Before the storm, I worked with a student. We laughed and made plans for her future; it felt like all these paths were dancing in front of her and we were playing, moulding her options into shapes, because sometimes it feels that way, that the future is something you can build with your hands. That’s true, and… it isn’t.

Sometimes the future comes at you and says, “Here, catch this.” Sometimes the future is something you never planned, and suddenly you’re sitting inside it going, “What just happened?” And then you have a new path to walk—it has trees you didn’t expect to see and a prickly underbrush, and different earth under your feet, and around the corner are caves and cliffs and maybe bears.

I don’t know what I’m saying exactly other than this: I sat with someone extraordinary later, after the storm, and told her she was loved.

I sat and talked about points of light and how love can feel like that, lanterns floating through the dark, surrounding you as you travel. I talked about mountains and how sometimes the only way to climb one is to not look at the mountain. I talked about small, good things. About the feel of your hands around a cup of tea and toweling your face after a shower. I—we— talked about love and sorrow and emptiness and music and painting and writing. We talked about holding on.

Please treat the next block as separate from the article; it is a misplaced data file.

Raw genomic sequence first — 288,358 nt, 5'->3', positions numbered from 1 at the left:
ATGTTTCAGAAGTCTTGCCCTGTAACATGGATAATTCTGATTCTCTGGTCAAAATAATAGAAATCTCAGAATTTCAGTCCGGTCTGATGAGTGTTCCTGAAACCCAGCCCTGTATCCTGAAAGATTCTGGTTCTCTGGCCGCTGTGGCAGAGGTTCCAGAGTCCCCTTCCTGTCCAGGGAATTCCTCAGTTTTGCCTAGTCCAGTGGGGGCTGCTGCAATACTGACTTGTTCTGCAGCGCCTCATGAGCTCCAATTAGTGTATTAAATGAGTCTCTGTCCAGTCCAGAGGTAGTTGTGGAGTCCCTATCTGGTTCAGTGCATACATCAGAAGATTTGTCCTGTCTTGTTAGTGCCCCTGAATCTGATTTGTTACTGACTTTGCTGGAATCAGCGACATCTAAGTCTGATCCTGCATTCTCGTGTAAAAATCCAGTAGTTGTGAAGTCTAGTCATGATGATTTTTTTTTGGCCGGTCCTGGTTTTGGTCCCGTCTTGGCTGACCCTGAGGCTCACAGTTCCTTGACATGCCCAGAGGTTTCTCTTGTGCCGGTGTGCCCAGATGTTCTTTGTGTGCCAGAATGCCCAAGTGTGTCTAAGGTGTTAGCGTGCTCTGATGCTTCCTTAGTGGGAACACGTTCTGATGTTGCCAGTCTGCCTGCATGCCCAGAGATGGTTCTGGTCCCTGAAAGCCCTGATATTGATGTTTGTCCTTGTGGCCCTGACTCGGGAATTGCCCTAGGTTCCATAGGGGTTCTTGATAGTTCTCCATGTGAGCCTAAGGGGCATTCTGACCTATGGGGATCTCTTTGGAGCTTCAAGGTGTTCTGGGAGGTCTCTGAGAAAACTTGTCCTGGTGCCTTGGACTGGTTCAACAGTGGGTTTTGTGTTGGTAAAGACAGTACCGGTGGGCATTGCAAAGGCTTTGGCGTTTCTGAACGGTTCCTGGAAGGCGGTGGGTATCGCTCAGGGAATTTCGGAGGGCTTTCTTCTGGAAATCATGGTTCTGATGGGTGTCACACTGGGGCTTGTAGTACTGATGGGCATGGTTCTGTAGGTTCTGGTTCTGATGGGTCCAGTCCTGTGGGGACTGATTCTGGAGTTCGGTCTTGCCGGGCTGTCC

I could have talked about the storm, but I forgot. I forgot to talk about how the wind came up like witches were taking off on all their brooms and the water slammed into the windows sideways and how the sky turned electric and the garden blurred. And how the dog leaped up as I opened the back door and she came hurtling in, her whole body a thank you. How everything outside felt like it was shouting, “Here I am! Wild, uncontainable, impossible, indescribable. Here I am, all my parts and pieces, look at me, I’m whole, I’m everywhere, I am glorious and startling and alive. Here! Here! HERE.”

Here we are. There was a storm. Wasn’t it extraordinary?

Here we are—we are the storm, and all the colours afterwards.

Here we are. Here you are. You are loved, loved, loved.


Flash fiction: the marvels




We dance under the wires, fairy legs, fairy feet, can’t touch, won’t touch! Here we are, making our way through. They think the wire can keep us? We are the Folk; we are the ones with dreams and sight. We are the makers of wonder; we slide into the children at night.